We Decided to Rewrite Our Software. You Won’t Believe What Happened Next!
Let’s get this out of the way: Much has been written about why a full software rewrite is a bad idea. I largely agree with the sentiment. It typically is a bad idea. It brings with it high risk and a high rate of failure. You should spend a meaningful amount of time considering the risks involved in a software rewrite before taking the plunge.
For me, I don’t particularly enjoy talking in absolutes and I’m unconvinced that rewriting software is a clear-cut issue. Furthermore, my team is coming up on our one year anniversary of releasing Adobe Experience Platform Launch, a full rewrite of our previous tag manager, Dynamic Tag Management (DTM).
To understand the nature of the project, here is some background:
- The rewrite (actually writing code and not prior design discussions) started approximately four years ago.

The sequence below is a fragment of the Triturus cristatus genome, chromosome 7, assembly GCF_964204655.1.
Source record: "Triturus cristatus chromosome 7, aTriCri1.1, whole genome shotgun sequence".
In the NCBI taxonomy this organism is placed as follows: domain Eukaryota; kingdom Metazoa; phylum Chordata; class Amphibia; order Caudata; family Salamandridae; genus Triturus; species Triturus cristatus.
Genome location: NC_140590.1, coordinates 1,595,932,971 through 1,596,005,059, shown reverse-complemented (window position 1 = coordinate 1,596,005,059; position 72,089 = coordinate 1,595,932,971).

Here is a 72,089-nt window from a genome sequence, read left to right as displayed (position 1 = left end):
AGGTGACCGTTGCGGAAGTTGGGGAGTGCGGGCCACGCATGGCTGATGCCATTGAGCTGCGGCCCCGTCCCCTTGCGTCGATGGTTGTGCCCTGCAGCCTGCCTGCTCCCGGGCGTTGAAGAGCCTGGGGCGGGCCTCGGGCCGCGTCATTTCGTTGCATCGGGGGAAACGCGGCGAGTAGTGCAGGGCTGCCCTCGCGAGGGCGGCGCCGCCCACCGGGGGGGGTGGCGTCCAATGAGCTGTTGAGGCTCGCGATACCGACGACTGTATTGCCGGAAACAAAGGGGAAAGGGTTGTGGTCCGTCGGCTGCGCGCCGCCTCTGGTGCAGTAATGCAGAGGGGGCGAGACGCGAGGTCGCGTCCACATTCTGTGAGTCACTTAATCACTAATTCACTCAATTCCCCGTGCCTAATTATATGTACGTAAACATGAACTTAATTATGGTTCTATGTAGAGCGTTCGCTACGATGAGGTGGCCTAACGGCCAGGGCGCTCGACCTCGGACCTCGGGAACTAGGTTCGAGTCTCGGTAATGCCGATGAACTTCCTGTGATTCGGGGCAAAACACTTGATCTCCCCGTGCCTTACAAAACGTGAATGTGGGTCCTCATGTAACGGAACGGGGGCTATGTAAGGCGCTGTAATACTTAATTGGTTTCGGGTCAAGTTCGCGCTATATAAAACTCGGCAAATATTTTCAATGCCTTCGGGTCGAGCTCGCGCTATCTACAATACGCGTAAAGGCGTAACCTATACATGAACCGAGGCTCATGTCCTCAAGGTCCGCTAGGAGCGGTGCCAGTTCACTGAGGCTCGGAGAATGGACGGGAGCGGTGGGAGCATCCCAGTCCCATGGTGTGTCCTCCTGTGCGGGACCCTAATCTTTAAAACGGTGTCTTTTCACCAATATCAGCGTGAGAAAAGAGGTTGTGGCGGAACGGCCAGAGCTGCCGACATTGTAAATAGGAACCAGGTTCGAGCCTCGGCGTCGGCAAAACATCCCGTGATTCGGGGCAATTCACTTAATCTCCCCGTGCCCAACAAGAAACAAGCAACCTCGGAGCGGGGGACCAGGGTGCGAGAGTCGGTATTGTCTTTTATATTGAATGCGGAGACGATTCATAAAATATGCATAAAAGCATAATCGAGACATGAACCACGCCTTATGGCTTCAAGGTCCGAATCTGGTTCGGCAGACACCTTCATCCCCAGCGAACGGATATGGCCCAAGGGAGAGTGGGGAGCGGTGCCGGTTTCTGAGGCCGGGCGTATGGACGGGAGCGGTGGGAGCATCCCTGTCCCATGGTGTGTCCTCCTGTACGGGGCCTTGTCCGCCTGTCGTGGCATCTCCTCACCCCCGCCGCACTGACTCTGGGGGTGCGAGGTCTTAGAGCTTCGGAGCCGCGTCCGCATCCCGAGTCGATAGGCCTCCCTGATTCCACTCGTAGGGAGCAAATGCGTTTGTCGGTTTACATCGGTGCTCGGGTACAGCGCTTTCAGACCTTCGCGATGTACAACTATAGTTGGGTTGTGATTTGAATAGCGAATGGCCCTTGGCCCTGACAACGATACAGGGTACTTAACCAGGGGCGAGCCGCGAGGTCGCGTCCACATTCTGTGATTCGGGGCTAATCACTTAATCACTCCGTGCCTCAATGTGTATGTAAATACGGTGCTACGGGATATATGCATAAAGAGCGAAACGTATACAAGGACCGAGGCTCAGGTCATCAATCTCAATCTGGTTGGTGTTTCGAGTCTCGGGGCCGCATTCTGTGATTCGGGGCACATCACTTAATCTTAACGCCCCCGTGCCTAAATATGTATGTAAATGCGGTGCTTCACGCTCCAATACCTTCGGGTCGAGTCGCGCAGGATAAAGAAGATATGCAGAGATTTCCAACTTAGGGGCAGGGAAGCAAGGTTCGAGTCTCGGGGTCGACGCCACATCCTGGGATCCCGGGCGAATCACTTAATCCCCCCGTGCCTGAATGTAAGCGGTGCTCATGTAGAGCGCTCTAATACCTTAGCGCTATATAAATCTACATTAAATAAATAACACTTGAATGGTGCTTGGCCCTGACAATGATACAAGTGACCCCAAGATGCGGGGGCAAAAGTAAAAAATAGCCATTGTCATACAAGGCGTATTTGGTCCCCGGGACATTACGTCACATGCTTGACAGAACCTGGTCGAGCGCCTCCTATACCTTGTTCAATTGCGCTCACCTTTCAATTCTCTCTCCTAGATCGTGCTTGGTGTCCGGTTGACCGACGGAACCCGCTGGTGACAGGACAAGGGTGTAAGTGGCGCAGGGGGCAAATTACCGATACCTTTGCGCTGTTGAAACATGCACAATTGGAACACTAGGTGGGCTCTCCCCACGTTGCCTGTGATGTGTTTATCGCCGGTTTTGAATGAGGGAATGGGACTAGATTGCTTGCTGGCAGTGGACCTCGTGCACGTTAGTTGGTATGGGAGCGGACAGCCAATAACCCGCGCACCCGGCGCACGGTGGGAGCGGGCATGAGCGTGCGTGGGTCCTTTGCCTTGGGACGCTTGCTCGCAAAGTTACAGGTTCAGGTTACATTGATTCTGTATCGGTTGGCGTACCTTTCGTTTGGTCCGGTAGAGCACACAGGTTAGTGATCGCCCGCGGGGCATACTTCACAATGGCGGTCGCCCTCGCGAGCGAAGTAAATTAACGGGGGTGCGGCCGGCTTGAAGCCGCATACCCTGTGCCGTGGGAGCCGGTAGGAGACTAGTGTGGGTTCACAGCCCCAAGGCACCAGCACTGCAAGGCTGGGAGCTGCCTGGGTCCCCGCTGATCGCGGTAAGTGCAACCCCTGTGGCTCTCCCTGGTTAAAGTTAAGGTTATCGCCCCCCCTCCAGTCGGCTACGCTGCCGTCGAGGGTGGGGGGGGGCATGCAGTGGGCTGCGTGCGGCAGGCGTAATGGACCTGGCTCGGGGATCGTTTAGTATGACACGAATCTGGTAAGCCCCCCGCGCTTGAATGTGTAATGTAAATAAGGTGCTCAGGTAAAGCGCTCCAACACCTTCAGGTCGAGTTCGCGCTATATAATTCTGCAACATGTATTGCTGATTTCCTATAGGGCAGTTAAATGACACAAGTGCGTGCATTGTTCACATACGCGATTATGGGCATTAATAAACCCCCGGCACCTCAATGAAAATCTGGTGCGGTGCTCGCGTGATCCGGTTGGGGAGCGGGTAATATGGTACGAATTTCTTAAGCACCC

- The rewrite had a rough average of six engineers from the beginning to the public release. The average is hard to pin down, since engineers had to spend time maintaining DTM while slowly transitioning to working on Launch. In other words, we started with zero engineering time and slowly ramped up to the full team being dedicated to the effort.
- DTM consisted of approximately 300,000 lines of code.
- While we released the rewrite about a year ago, in some ways the rewrite effort continues today. While Launch now has most features that existed in DTM and many more not in DTM, we are still in the process of rewriting some less critical features that existed in DTM that have not yet made it into Launch.
By most accounts, the rewrite has been considered a success. Through the process, we learned quite a lot about how to execute a successful software rewrite and I’d like to share some of these learnings with you.
Rewrite for the right reason
“This isn’t how I would have written the code” doesn’t qualify as a good reason to rewrite a software project. Not even close.